I am moving soon, and it’s probably the biggest move I have ever made in my life. It’s big because I’ve lived a long time in one location, and I have a lot of stuff. I forgot how much stuff I had. I don’t hang on to every little last thing, but I do hang on to a few things that I think will be important someday – or just fun to look at again.
This project has taken weeks, because I am purging as I go. Letting go of things I no longer need, in an attempt to make the move a little easier, and in an attempt to make life a little easier. I have a little saying on my desk that says, “She left pieces of her life behind her everywhere she went. It’s easier to feel the sunlight without them, she said.” And that makes a lot of sense to me. It certainly is easier to feel the sunlight when you let some things go.
It’s interesting to pack your life into boxes. It has many facets, this big move. I have to think of a lot of things at the same time, and it can be exhausting. There are financial, logistic and emotional aspects to this move. There is a sense of loss that is fading and a sense of adventure that is growing. It’s very hard to know just where to begin packing, and it’s hard to have the energy to begin such a daunting project.
I think of the question, “How do you eat an elephant?” And the answer – one piece at a time. A little time spent every night, and the job will get tackled. I decided to start with the things I used the least. That decision was easy, but doing it was not so easy. The things I use least have the most memories attached, and I tend to get a little hung up when dealing with memories from the past.
It’s easy to get lost in the emotion of the memories, remembering how things once were. I stop for a moment and glance at these items, taking just a few seconds to recall a memory, and then put it down and move on. Some items are harder than others.
I recently found a birthday card from my grandmother, who we called Busia (boo’-sha), the Polish word for grandmother. It was written in her own hand and also in Polish, and it said, “Happy Birthday Paula, and God bless you.” It was amazing to find it again, and I spent the next few minutes with tears streaming down my face. She spent six months of the year with my family and the other six months in Chicago with my cousins. She had a great sense of humor and was a very sharp lady. She always wanted to die in her sleep, and she ended up doing just that. I hope I am that lucky, too.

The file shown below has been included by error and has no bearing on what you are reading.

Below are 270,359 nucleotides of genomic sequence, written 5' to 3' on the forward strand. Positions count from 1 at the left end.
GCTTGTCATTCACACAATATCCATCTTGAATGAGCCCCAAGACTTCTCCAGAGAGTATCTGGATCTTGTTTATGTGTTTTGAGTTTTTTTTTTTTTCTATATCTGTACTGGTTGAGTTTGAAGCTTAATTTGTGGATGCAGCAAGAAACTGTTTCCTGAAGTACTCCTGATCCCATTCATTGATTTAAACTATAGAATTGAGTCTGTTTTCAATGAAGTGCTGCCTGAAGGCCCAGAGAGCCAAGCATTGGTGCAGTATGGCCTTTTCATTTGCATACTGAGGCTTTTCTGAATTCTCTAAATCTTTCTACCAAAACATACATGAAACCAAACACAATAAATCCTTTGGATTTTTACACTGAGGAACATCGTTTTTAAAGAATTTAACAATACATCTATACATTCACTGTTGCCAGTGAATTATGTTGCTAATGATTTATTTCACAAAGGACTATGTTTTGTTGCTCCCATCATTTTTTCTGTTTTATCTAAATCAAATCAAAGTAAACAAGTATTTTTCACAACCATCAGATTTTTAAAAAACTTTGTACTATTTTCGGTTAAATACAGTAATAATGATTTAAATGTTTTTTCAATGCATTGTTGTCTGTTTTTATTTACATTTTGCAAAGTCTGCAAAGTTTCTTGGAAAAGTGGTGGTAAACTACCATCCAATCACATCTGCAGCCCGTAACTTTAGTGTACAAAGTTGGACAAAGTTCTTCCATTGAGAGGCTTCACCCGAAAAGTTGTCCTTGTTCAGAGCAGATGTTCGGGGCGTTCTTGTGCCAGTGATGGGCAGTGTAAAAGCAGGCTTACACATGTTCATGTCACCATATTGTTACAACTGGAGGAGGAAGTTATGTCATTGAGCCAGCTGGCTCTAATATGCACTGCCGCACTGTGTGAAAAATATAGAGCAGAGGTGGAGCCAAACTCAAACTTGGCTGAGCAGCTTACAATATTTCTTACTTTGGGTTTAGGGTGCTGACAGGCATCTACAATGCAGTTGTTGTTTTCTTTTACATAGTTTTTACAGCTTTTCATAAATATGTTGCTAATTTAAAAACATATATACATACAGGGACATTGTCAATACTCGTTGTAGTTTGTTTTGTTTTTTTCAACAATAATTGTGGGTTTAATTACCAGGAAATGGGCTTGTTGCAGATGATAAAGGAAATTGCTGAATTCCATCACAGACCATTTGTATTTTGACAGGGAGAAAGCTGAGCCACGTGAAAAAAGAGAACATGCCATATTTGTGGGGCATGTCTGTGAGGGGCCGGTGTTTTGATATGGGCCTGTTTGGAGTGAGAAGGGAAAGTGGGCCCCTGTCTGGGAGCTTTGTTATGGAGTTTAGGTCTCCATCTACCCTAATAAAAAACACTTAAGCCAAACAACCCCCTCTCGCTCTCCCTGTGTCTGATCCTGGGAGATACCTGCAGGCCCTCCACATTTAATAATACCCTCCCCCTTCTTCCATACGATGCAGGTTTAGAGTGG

I found a lot of other interesting things I had forgotten about. When I was in my late teens it was the roller-disco era and I spent much of my time at the roller rink with my oldest sister, young nieces and nephew. I lived with each of my two sisters at different times during my college years, and grew close to their children. I had an old portfolio of my past work as a graphic designer and decided to purge it one night, and came across a plethora of artwork, letters and cards that the children had made and sent to me while I was away at school. They were wonderful – full of warm memories, hilarious comments and funny drawings. It made me feel very loved.
The hard thing about the move is not everything fits into a box. Like life, the move is a messy thing. Some things are easily tossed – no-brainers – and other things I have to think about a little before I let them go. It’s hard to fit your life into boxes. How does one do this? How do I put similar items into a box, wrap them in newspaper and then try to find a label, a title for those things in the box? It seems impossible, but I do just that. Box after box gets filled, taped shut and labeled.
Some nights I can only work so long, until the memories get in the way and I have to take a break. The dog is very good about reminding me. We sit on the floor for awhile and talk about things while I rub his ears, and then I get up, have some juice and begin again.
The big day is coming soon, and I have some mixed feelings about it. I’m definitely ready for it in every possible way, though. Being a copious list-maker, I have lists of things I need to do before I go, things to do when I get there, things I need to buy, questions to ask. Like I said, it can be exhausting.
I’m leaving a lot of things behind. Things I invested a lot of time in and made beautiful during the time I was there. Leaving things in better shape than I found them is a trademark of mine. A wonderful legacy, and that feels good. The memories I will carry with me always. I’m excited to begin this new phase of my life. The potential of all that can happen now is intoxicating, and I can truly say that I am happier, stronger and more confident now than I have been at any other point in my life. I plan to mark this glorious moment with a gathering of good friends and celebrate.
In a few more days, the adventure will begin. The hardest part, I’m absolutely sure, will be saying goodbye to the dog.
Originally published August 17, 2012